Wednesday, May 17, 2017

G0d and Mankind 4,000 Years Ago: Part III India, Afghanistan, Pakistan, Persia or Indus Valley Civilization

Nadene Goldfoot                                          
 Clearly the Hindu religion conserves a very old, though unwritten tradition which it shares with the other Indo-European languages.  The religion as known from Sanskrit and later Hindu sources has a common ancestry with the Proto-Indo-European religion. The ancient religions in all of these languages share a common set of Gods, a set of myths, and a common set of rituals which are general throughout the Indo-European speaking regions.

Abraham and the Hebrews  had come from the East, supposedly around the Euphrates River in modern day Syria and Iraq.

Let's really go to the East and see what was going on.  Abraham was born in the 2nd millennium BCE, a time referred to as Late Archaeic.  It covers the years from 2,000 BCE to 1,000 BCE or at least 4,000 years ago.  This was the Middle to Late Bronze Age.  Abraham came to believe in one power in the universe;  one G-d at a period of time when all the other Middle Easterners believed in a pantheon of gods. That's because he spoke to G-d.   There were gods for every situation in Canaan.  How did other people view their world at this time?  We will look at the Aryans who covered this section of land.

The Vedic Religion:  This was the ancient religion of the Aryan people who entered
India from Persia c2000-1200 BCE.  It was the precursor of Hinduism, and its beliefs and practices
are Vedas.  It seemed to at first be centered on one god, Verethraghna.


                                                                             

Here we meet another pantheon of gods with a king of all the other gods.  
Indra, in Hindu mythology, the king of the gods. He is one of the main gods of the Rigveda and is the Indo-European cousin of the German Wotan, Norse Odin, Greek Zeus, and Roman Jupiter.  Indra gets to drink Soma.  "drinks of the elixir of immortality, the soma, which priests offer to him in a sacrifice.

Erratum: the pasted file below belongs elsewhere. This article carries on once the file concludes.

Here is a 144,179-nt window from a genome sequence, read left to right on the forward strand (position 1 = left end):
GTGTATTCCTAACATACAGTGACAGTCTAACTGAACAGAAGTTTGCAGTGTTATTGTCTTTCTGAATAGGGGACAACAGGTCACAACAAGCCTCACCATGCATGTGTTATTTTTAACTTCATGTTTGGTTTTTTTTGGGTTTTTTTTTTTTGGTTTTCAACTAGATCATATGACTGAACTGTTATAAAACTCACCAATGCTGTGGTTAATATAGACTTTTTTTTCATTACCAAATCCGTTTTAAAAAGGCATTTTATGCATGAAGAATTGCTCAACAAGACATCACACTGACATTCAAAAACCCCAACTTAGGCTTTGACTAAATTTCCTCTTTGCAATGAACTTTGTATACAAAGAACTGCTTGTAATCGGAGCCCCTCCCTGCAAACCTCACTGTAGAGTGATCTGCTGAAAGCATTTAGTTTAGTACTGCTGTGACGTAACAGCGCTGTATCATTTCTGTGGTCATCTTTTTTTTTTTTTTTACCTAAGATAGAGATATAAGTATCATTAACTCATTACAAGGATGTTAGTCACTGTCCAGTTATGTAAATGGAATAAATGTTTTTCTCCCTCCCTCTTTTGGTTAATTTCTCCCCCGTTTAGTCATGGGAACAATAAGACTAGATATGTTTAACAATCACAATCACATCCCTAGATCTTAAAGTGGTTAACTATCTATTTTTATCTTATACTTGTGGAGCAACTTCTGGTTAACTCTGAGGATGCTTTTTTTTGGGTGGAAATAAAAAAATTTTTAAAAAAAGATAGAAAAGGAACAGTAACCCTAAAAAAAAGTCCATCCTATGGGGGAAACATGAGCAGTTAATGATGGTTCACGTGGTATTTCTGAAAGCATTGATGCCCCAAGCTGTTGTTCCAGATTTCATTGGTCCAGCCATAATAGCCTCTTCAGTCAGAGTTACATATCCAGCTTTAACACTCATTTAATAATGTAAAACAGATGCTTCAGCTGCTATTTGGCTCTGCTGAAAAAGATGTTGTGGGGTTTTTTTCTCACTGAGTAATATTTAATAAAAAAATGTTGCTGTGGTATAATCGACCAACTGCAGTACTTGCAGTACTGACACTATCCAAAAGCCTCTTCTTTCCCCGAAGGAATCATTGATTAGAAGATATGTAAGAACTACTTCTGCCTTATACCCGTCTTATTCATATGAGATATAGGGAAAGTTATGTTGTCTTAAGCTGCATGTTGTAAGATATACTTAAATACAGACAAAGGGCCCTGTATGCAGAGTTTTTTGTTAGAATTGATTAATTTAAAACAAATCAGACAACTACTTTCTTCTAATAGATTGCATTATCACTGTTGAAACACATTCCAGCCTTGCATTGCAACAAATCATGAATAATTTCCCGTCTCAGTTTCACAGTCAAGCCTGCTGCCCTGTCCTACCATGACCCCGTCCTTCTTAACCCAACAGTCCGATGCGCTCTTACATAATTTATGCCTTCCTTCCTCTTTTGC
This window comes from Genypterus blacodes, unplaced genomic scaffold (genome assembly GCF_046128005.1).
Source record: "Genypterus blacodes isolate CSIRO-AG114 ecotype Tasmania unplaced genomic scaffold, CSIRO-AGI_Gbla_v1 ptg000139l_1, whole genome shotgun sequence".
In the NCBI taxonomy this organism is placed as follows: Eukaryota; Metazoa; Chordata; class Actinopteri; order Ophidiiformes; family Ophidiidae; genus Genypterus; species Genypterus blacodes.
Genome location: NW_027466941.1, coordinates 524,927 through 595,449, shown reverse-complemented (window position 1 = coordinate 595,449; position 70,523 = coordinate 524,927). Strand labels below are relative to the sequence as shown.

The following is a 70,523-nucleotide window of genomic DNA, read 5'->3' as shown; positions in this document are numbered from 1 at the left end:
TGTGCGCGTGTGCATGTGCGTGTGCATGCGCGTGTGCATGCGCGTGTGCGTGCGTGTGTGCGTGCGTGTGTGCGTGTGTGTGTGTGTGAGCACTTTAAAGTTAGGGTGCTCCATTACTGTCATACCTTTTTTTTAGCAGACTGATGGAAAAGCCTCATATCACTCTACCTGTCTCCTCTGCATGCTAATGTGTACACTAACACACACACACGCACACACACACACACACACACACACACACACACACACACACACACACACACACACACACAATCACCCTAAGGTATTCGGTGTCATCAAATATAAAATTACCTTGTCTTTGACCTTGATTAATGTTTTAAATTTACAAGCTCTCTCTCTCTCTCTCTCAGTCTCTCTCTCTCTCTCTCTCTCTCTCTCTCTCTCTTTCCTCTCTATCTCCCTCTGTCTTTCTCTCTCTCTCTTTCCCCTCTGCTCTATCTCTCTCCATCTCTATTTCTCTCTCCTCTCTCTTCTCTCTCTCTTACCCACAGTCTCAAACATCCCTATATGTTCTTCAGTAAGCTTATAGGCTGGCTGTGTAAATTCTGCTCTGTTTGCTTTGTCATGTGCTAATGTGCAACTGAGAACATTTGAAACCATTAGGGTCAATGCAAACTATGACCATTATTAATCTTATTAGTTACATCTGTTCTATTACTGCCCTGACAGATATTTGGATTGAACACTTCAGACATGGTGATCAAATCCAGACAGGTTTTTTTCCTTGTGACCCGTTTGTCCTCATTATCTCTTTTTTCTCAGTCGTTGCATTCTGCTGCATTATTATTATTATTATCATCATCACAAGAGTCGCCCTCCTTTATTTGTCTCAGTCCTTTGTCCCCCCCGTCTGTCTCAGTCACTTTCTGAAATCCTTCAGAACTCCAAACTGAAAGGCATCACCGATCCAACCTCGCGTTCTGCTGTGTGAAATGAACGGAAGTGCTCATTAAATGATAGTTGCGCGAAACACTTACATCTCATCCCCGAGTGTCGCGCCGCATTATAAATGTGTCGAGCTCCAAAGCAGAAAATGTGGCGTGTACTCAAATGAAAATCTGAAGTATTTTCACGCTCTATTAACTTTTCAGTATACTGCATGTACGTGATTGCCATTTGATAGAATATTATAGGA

There is nothing in the story of ethical behaviors being taught.   In early religious texts, Indra plays a variety of roles. As king, he leads cattle raids against the dasas, or dasyus, native inhabitants of the lands over which his people range.  In later Hinduism, Indra is no longer worshipped but plays the important mythological roles of god of rain, regent of the heavens, and guardian of the east.  

                                       Example of good against evil
Then he does some good.   He brings rain as god of the thunderbolt, and he is the great warrior who conquers the anti-gods (asuras). He also defeats innumerable human and superhuman enemies, most famously the dragon Vritra, a leader of the dasas and a demon of drought. Vritra is accused as a dragon of hoarding the waters and the rains, as a dasa of stealing cows, and as an anti-god of hiding the Sun.
                                                                  
Indra (/ˈɪndrə/, Sanskrit: इन्द्र) is a Vedic deity in Hinduism, a guardian deity in Buddhism, and the king of first heaven called Saudharmakalpa in Jainism. ... He is the god of lightning, thunder, storms, rains and river flows. Indra is the most referred to deity in the Rigveda.

 "Many of the qualities of Indo-Iranian god of might/victory, Verethraghna, were transferred to the adopted god Indra, who became the central deity of the developing Old Indic culture. Indra was the subject of 250 hymns, a quarter of the Rig Veda. He was associated more than any other deity with Soma, a stimulant drug (perhaps derived from Ephedra) probably borrowed from the BMAC religion. His rise to prominence was a peculiar trait of the Old Indic speakers.

Scholars consider the Vedic religion to have been a composite of the religions of the Indo-Aryans, "a syncretic mixture of old Central Asian and new Indo-European elements"] which borrowed "distinctive religious beliefs and practices" from the Bactria–Margiana culture, and the remnants of the Harappan culture of the Indus Valley.
                                                                

The mode of worship was worship of the elements like fire and rivers, worship of heroic gods like Indra, chanting of hymns and performance of sacrifices. The priests performed the solemn rituals for the noblemen (Kshatriyas) and wealthy commoners Vaishyas. People prayed for abundance of children, rain, cattle (wealth), long life and an afterlife in the heavenly world of the ancestors. This mode of worship has been preserved even today in Hinduism, which involves recitations from the Vedas by a purohita (priest), for prosperity, wealth and general well-being. However, the primacy of Vedic deities has been seconded to the deities of Puranic literature.